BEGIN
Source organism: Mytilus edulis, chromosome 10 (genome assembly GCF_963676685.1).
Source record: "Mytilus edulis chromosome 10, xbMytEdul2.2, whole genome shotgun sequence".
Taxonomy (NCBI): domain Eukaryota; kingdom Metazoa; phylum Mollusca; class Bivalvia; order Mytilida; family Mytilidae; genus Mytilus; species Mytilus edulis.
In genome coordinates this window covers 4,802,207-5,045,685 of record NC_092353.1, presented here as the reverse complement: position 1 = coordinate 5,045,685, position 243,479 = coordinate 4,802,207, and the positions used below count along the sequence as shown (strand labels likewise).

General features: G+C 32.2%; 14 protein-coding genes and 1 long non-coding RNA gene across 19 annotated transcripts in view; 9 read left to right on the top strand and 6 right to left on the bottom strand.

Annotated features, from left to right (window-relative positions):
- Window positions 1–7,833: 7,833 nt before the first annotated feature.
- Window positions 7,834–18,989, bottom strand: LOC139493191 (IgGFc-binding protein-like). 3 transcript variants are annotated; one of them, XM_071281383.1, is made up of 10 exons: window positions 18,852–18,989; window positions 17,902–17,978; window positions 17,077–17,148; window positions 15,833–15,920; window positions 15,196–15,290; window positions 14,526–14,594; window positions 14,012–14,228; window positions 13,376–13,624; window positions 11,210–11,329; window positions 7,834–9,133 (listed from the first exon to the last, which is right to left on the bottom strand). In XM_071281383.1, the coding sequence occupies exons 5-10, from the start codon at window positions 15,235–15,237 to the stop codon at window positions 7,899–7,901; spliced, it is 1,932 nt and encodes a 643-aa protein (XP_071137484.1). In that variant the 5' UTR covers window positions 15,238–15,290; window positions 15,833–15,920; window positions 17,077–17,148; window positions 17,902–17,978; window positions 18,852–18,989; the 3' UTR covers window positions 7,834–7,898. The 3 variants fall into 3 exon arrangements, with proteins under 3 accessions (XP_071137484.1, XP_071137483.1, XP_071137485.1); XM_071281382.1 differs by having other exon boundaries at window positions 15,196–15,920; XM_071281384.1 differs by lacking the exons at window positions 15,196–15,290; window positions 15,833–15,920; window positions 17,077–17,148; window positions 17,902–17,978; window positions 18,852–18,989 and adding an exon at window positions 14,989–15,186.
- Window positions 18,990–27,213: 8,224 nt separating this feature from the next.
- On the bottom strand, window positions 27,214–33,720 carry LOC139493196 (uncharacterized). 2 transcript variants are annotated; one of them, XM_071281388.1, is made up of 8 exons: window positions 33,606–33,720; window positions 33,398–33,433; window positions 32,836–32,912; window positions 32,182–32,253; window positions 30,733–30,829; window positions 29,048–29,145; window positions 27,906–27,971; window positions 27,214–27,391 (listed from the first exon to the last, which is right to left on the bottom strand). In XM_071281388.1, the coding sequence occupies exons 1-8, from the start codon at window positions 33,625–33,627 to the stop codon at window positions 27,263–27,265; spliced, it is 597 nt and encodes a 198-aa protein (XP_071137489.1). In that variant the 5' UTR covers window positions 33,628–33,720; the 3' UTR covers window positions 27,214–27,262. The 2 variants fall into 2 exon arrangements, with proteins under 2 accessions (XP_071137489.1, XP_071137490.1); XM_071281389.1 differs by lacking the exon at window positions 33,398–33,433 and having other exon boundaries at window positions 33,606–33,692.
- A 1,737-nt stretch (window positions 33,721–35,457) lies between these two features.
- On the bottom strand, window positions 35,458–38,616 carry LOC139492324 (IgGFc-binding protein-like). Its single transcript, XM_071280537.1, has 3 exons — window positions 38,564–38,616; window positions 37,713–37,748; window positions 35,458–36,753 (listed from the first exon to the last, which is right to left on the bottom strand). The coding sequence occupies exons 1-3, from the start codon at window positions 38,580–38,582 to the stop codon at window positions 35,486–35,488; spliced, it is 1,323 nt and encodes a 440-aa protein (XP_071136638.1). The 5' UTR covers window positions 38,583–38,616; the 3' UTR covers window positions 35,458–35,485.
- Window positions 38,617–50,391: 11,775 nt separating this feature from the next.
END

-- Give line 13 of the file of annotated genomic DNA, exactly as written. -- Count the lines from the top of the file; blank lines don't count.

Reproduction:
- Window positions 38,617–50,391: 11,775 nt separating this feature from the next.